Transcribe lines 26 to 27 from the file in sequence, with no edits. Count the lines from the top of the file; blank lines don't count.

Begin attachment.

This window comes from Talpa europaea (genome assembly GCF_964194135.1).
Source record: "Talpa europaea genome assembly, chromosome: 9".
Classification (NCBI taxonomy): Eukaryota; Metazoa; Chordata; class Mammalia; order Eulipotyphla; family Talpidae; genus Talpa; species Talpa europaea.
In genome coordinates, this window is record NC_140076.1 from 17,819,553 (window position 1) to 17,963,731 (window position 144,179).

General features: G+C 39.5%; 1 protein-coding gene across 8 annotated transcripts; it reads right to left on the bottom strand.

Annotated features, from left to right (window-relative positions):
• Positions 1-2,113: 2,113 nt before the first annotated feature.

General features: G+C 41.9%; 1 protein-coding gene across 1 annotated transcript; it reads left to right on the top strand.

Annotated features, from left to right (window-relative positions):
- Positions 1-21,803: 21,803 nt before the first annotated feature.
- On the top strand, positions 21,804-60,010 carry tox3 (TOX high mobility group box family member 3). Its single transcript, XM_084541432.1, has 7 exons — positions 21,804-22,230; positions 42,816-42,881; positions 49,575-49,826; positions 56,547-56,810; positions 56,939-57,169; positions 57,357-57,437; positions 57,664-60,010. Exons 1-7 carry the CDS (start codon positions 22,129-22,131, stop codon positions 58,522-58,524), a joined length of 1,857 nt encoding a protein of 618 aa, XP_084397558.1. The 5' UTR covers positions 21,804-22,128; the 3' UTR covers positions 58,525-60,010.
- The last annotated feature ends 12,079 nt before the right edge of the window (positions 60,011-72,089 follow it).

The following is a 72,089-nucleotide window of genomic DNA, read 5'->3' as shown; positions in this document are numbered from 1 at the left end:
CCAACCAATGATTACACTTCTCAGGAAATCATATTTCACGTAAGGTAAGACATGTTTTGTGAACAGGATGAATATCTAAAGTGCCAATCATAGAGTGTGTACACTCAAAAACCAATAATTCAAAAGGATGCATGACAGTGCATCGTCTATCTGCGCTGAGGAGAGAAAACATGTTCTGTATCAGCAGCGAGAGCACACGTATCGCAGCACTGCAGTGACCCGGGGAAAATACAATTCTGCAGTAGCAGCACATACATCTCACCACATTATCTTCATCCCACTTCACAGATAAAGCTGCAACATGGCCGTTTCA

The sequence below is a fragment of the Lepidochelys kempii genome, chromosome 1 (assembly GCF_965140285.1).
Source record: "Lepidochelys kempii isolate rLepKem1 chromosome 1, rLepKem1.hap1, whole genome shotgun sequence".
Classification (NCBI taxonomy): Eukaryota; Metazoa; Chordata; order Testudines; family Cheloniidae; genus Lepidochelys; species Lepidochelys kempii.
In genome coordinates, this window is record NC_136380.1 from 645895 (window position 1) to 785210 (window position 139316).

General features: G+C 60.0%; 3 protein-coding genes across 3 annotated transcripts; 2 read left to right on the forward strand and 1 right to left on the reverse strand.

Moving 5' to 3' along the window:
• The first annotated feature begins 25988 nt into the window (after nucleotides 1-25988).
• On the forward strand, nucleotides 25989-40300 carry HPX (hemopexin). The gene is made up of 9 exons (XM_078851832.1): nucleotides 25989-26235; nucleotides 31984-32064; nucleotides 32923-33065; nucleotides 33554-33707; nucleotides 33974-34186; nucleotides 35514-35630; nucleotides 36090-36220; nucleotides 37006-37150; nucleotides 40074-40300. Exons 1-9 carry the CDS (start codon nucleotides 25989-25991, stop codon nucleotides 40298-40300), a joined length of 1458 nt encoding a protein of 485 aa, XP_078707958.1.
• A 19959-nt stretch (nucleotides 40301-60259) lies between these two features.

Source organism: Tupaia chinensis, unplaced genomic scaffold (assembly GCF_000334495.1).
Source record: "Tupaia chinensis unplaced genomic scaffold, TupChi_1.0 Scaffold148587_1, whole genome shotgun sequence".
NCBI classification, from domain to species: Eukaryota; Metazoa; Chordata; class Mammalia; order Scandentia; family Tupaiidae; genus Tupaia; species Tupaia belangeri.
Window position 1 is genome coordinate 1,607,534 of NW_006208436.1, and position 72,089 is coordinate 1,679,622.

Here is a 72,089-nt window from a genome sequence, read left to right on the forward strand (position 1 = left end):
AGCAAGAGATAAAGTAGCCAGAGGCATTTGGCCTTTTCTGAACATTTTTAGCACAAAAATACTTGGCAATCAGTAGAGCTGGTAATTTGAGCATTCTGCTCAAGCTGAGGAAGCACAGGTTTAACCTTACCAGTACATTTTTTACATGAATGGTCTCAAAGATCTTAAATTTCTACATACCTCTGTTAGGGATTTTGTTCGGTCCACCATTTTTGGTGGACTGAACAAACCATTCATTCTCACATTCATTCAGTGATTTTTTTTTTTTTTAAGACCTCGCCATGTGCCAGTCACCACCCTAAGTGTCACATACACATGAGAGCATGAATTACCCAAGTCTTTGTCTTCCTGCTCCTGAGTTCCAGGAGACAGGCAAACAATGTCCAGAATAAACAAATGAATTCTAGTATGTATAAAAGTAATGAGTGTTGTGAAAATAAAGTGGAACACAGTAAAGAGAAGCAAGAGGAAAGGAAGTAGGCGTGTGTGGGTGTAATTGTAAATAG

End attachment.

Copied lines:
NCBI classification, from domain to species: Eukaryota; Metazoa; Chordata; class Mammalia; order Scandentia; family Tupaiidae; genus Tupaia; species Tupaia belangeri.
Window position 1 is genome coordinate 1,607,534 of NW_006208436.1, and position 72,089 is coordinate 1,679,622.